I suspect you will have seen a story like this before:
An old man walked the beach at dawn, he noticed a young man ahead of him picking up starfish and flinging them into the sea. Finally catching up with the youth, he asked him why he was doing this. The answer was that the stranded starfish would die if left until the morning sun. “But the beach goes on for miles and there are millions of starfish”, countered the other, “how can your efforts make any difference?” The young man looked at the starfish in his hand and then threw it to safety in the waves. “It makes a difference to this one”, he said.
Perhaps you have had the experience of seeing a situation that needs urgent change yet nobody seems to respond. These days we are literally bombarded by news stories from around the world telling of all manner of disaster, distress and difficulty. What can we do to locate a missing aeroplane or rescue abducted children in a faraway land? It is perhaps not surprising then that many of us feel powerless or even numbed to the plight of others, but surely, this cannot be justification to do nothing.
When I turned 30 (almost a decade ago!) I told friends not to buy presents as there was nothing I really wanted or needed. A rather disappointed church member suggested that rather than miss the occasion I should have a collection for a charity or cause that meant something to me……but…….I didn’t actually have one. After a bit of thought and prayer I opted for a dilapidated hospital in rural Uganda that the church supported and we sent them the monies donated by friends and family and I thought nothing more about it. After a few months, a letter and video tape arrived in the post. The letter was overflowing with gratitude for the gift and I felt a bit embarrassed that I had almost forgotten all about it. The video was an interesting assortment of interviews with hospital staff together with a guided tour of this impoverished facility before they proudly unveiled the new mattresses they had bought with my birthday collection. It had changed the hospital facilities beyond their dreams and they were overjoyed. I was ashamed at my lack of compassion and for a number of months could not get the broken hospital out of my thoughts and prayers.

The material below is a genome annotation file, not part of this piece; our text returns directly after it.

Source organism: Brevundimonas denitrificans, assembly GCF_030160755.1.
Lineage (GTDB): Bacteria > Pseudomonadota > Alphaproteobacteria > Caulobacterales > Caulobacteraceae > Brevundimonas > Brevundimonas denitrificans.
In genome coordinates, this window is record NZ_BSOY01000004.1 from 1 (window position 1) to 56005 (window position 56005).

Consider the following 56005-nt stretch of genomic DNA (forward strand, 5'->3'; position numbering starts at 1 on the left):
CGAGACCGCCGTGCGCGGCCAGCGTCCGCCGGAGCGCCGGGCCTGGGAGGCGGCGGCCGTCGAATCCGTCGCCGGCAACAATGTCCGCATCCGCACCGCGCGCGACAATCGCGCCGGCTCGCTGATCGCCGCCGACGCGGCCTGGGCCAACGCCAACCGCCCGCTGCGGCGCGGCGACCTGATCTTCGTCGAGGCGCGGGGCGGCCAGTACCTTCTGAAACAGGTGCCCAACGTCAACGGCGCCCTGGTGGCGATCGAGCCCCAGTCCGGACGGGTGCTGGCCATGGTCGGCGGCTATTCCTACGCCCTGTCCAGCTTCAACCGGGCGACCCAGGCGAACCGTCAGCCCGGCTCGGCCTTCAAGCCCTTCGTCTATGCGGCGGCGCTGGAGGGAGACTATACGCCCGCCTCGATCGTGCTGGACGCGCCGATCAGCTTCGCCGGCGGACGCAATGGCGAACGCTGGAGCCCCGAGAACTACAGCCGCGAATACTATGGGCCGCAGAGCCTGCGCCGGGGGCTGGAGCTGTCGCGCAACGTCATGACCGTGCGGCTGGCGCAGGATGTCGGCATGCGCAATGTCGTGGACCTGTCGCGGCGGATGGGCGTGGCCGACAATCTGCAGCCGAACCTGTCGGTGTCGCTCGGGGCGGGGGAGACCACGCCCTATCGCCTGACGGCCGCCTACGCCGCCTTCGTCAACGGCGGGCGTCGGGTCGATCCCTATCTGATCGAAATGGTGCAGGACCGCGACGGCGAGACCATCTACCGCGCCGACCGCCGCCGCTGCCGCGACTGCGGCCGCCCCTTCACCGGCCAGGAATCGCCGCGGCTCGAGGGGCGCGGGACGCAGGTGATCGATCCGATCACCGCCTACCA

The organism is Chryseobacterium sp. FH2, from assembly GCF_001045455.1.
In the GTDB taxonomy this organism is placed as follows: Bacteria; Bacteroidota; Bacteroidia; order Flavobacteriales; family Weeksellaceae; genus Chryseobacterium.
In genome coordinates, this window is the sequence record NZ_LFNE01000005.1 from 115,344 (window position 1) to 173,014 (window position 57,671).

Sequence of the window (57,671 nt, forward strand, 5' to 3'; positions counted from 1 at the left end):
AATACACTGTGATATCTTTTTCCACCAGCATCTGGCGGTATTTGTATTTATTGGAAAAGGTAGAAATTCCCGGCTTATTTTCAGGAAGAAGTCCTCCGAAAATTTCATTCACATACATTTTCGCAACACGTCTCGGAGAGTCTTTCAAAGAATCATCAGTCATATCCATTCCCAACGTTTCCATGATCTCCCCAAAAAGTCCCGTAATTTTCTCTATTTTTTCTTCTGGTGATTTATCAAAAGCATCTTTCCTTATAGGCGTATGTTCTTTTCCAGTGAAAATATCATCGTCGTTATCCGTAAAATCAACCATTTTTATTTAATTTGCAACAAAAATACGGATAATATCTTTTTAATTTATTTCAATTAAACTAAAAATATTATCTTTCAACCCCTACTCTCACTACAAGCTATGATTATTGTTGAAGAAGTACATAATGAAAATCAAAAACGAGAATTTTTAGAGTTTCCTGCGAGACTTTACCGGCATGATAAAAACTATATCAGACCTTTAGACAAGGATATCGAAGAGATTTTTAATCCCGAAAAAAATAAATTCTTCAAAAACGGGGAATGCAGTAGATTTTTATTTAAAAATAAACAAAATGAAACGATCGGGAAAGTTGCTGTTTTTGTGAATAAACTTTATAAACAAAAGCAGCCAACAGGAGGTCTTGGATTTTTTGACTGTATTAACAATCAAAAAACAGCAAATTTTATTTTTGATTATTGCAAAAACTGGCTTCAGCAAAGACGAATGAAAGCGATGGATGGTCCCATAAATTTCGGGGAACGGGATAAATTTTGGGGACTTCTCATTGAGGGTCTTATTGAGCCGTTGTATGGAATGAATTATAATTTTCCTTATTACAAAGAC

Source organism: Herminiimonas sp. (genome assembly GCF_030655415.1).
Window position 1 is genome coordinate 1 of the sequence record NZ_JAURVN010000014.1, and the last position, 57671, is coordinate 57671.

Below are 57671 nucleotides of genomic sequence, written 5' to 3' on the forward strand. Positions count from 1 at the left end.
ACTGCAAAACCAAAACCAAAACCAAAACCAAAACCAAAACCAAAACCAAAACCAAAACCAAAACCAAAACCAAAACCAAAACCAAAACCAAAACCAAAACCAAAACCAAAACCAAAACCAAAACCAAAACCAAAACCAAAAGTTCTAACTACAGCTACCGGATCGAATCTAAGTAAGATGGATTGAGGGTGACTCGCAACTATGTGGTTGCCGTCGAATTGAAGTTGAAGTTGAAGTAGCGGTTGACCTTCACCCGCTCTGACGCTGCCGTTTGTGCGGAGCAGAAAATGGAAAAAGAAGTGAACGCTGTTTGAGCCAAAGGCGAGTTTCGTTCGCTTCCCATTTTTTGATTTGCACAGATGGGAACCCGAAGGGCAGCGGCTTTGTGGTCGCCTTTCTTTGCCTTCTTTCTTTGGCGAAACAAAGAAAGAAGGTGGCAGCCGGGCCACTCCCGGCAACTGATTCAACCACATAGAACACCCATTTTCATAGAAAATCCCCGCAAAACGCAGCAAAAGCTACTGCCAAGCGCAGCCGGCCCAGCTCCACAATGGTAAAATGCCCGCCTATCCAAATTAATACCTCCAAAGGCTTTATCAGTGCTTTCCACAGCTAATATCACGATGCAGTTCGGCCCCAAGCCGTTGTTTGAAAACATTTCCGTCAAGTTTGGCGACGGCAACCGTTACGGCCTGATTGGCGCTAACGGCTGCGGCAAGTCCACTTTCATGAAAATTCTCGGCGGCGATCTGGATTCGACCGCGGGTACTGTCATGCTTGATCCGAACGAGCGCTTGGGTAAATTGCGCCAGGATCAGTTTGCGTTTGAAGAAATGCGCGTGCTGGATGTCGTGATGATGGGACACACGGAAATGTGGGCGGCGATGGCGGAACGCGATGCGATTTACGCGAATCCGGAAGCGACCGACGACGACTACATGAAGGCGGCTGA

More recently, we uncovered a situation in our community that needed urgent resolution but it was complex and messy. As I prayed and asked the Lord to resolve the situation I heard a clear response ‘you are the solution, you know what to do’. Within a few weeks the situation was resolved as the local church stepped in to offer practical support. It was messy but it was definitely the right thing to do. I wonder if we can comprehend what life would be like if we all responded with compassion to some need or situation today. What could we do to change a situation today? There is only one way to find out!
The Revd Andrew Axon, Priest in Charge, Hucclecote Benefice